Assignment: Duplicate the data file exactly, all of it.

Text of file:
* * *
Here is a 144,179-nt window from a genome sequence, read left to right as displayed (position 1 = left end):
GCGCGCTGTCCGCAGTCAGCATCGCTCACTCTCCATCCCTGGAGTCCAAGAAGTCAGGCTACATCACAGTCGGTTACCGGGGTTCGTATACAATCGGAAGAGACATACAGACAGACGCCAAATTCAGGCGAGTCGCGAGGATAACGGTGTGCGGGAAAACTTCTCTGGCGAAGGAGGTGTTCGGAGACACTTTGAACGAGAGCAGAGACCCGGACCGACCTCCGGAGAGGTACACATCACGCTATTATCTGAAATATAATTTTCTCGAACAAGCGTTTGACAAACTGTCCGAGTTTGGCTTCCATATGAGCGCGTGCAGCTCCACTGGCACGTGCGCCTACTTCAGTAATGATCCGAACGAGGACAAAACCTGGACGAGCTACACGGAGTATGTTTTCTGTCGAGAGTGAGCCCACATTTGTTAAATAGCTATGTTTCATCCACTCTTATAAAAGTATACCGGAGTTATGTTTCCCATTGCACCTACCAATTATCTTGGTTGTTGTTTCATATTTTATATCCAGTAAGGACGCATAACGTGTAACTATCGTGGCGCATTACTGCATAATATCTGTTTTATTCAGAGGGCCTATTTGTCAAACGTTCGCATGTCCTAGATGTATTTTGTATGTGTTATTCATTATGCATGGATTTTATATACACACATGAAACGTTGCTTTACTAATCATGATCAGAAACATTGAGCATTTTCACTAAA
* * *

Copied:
Here is a 144,179-nt window from a genome sequence, read left to right as displayed (position 1 = left end):
GCGCGCTGTCCGCAGTCAGCATCGCTCACTCTCCATCCCTGGAGTCCAAGAAGTCAGGCTACATCACAGTCGGTTACCGGGGTTCGTATACAATCGGAAGAGACATACAGACAGACGCCAAATTCAGGCGAGTCGCGAGGATAACGGTGTGCGGGAAAACTTCTCTGGCGAAGGAGGTGTTCGGAGACACTTTGAACGAGAGCAGAGACCCGGACCGACCTCCGGAGAGGTACACATCACGCTATTATCTGAAATATAATTTTCTCGAACAAGCGTTTGACAAACTGTCCGAGTTTGGCTTCCATATGAGCGCGTGCAGCTCCACTGGCACGTGCGCCTACTTCAGTAATGATCCGAACGAGGACAAAACCTGGACGAGCTACACGGAGTATGTTTTCTGTCGAGAGTGAGCCCACATTTGTTAAATAGCTATGTTTCATCCACTCTTATAAAAGTATACCGGAGTTATGTTTCCCATTGCACCTACCAATTATCTTGGTTGTTGTTTCATATTTTATATCCAGTAAGGACGCATAACGTGTAACTATCGTGGCGCATTACTGCATAATATCTGTTTTATTCAGAGGGCCTATTTGTCAAACGTTCGCATGTCCTAGATGTATTTTGTATGTGTTATTCATTATGCATGGATTTTATATACACACATGAAACGTTGCTTTACTAATCATGATCAGAAACATTGAGCATTTTCACTAAA